After a hearing, the trial court found that the allegation of criminal mischief had not been proven by a preponderance of the evidence. The court also stated the view that the words spoken at the basketball game, alone, were insufficient to warrant a final restraining order. However, the court concluded that, when the conduct was viewed within the context of the prior incident of physical abuse in 2007, defendant's breaking her cell phone and pulling out wires from her car, the elements of harassment were proven.
In his appeal, defendant presents the following issues for our consideration:
POINT I [DEFENDANT'S] CONDUCT WAS NOT HARASSMENT AS PER NEW JERSEY LAW POINT II [DEFENDANT] DID NOT HAVE THE PURPOSE TO HARASS REQUIRED UNDER THE STATUTE POINT III
THE TOTALITY OF THE CIRCUMSTANCES DOES NOT SUPPORT A FINAL RESTRAINING ORDER In reviewing a decision of a family court, we "defer to the factual findings of the trial court," N.J. Div. of Youth and Family Servs. v. E.P., 196 N.J. 88, 104 (2008), in recognition of the "family courts' special jurisdiction and expertise in family matters . . . ." N.J. Div. of Youth and Family Servs. v. M.C. III, 201 N.J. 328, 343 (2010); Cesare v. Cesare, 154 N.J. 394, 413 (1998). It is only "when the trial court's conclusions are so 'clearly mistaken' or 'wide of the mark'" that we will intervene and make our own findings "to ensure that there is not a denial of justice." E.P., supra, 196 N.J. at 104.
In this case, the factual findings of the family court regarding defendant's conduct on January 17, his prior acts in disabling plaintiff's car and destroying her cell phone and a prior incident in 2007 are supported by the credible evidence. We also agree that defendant's conduct on January 17 supported a finding of harassment, although we reach that conclusion through a somewhat different path.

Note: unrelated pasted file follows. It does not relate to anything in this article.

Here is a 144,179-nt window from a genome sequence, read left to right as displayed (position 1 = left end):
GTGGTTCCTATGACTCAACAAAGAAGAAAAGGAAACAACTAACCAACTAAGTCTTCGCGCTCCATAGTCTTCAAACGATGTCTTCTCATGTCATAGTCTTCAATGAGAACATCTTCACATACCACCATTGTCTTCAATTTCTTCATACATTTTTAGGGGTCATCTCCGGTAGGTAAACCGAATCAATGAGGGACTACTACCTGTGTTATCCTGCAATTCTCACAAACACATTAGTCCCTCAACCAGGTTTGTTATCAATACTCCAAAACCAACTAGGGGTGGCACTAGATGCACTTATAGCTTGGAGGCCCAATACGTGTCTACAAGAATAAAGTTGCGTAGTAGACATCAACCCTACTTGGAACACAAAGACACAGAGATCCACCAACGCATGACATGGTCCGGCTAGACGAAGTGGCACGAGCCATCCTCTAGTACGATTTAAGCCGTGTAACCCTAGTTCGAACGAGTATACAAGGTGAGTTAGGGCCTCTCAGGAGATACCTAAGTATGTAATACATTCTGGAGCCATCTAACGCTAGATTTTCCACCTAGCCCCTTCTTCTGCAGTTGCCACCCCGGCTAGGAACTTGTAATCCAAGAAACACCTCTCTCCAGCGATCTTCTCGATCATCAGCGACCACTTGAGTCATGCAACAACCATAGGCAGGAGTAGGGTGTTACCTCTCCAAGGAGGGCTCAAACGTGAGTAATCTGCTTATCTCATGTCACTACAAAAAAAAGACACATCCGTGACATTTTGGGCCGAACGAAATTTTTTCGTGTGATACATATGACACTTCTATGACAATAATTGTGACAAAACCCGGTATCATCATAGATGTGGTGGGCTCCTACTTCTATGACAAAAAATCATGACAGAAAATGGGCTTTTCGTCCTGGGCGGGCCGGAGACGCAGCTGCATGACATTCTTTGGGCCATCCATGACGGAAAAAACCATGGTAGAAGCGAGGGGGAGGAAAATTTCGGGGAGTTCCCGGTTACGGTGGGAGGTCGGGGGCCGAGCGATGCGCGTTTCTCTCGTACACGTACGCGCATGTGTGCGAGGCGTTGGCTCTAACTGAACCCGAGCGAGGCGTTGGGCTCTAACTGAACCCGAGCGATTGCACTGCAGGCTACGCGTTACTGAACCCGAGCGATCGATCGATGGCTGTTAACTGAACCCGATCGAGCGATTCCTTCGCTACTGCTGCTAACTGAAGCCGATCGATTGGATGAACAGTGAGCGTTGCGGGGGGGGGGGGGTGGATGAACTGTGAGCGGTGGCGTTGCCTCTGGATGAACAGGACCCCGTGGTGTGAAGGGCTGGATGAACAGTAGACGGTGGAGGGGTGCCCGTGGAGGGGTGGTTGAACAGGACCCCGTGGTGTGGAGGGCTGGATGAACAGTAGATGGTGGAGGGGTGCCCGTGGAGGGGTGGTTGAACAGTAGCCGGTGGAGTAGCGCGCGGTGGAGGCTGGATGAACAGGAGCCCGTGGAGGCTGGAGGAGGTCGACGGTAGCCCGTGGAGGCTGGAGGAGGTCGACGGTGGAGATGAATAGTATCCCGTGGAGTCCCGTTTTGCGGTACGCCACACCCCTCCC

The final restraining order was based upon a finding that defendant had committed an act of harassment. N.J.S.A. 2C:33-4 states, in pertinent part:
[A] person commits a petty disorderly persons offense if, with purpose to harass another, he:
a. Makes, or causes to be made, a communication or communications anonymously or at extremely inconvenient hours, or in offensively coarse language, or any other manner likely to cause annoyance or alarm;
c. Engages in any other course of alarming conduct or of repeatedly committed acts with purpose to alarm or seriously annoy such other person. (Emphasis added.)
In State v. Hoffman, 149 N.J. 564 (1997), our Supreme Court addressed the question whether the act of mailing a torn-up support order on two occasions by one former spouse to the other constituted a violation of the harassment statute, N.J.S.A. 2C:33-4(a). The Court stated that the following elements were required to establish such a violation:
(1) defendant made or caused to be made a communication;
(2) defendant's purpose in making or causing the communication to be made was to harass another person; and
(3) the communication was in one of the specified manners or any other manner similarly likely to cause annoyance or alarm to its intended recipient.
[149 N.J. at 576]